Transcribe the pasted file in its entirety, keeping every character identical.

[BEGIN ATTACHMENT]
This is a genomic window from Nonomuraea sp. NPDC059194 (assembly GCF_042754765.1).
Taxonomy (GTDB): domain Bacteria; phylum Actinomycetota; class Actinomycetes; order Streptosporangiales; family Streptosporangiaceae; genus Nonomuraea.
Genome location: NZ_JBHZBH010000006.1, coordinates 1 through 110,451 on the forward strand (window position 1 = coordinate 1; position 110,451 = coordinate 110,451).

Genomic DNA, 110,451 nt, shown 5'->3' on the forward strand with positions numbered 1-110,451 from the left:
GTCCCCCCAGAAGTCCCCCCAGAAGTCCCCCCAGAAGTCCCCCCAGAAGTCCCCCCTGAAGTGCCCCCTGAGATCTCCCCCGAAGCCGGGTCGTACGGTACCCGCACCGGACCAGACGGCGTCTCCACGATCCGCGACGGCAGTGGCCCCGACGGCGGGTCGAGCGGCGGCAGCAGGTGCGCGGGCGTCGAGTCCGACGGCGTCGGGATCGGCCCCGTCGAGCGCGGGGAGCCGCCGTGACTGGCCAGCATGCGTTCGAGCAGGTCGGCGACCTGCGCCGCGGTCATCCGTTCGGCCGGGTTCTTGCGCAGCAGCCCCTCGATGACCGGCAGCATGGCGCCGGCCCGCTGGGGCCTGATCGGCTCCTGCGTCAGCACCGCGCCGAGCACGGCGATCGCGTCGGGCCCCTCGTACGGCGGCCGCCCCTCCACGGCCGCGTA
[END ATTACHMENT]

This is a genomic window from Nonomuraea sp. NPDC059194 (assembly GCF_042754765.1).
Taxonomy (GTDB): domain Bacteria; phylum Actinomycetota; class Actinomycetes; order Streptosporangiales; family Streptosporangiaceae; genus Nonomuraea.
Genome location: NZ_JBHZBH010000006.1, coordinates 1 through 110,451 on the forward strand (window position 1 = coordinate 1; position 110,451 = coordinate 110,451).

Genomic DNA, 110,451 nt, shown 5'->3' on the forward strand with positions numbered 1-110,451 from the left:
GTCCCCCCAGAAGTCCCCCCAGAAGTCCCCCCAGAAGTCCCCCCAGAAGTCCCCCCTGAAGTGCCCCCTGAGATCTCCCCCGAAGCCGGGTCGTACGGTACCCGCACCGGACCAGACGGCGTCTCCACGATCCGCGACGGCAGTGGCCCCGACGGCGGGTCGAGCGGCGGCAGCAGGTGCGCGGGCGTCGAGTCCGACGGCGTCGGGATCGGCCCCGTCGAGCGCGGGGAGCCGCCGTGACTGGCCAGCATGCGTTCGAGCAGGTCGGCGACCTGCGCCGCGGTCATCCGTTCGGCCGGGTTCTTGCGCAGCAGCCCCTCGATGACCGGCAGCATGGCGCCGGCCCGCTGGGGCCTGATCGGCTCCTGCGTCAGCACCGCGCCGAGCACGGCGATCGCGTCGGGCCCCTCGTACGGCGGCCGCCCCTCCACGGCCGCGTA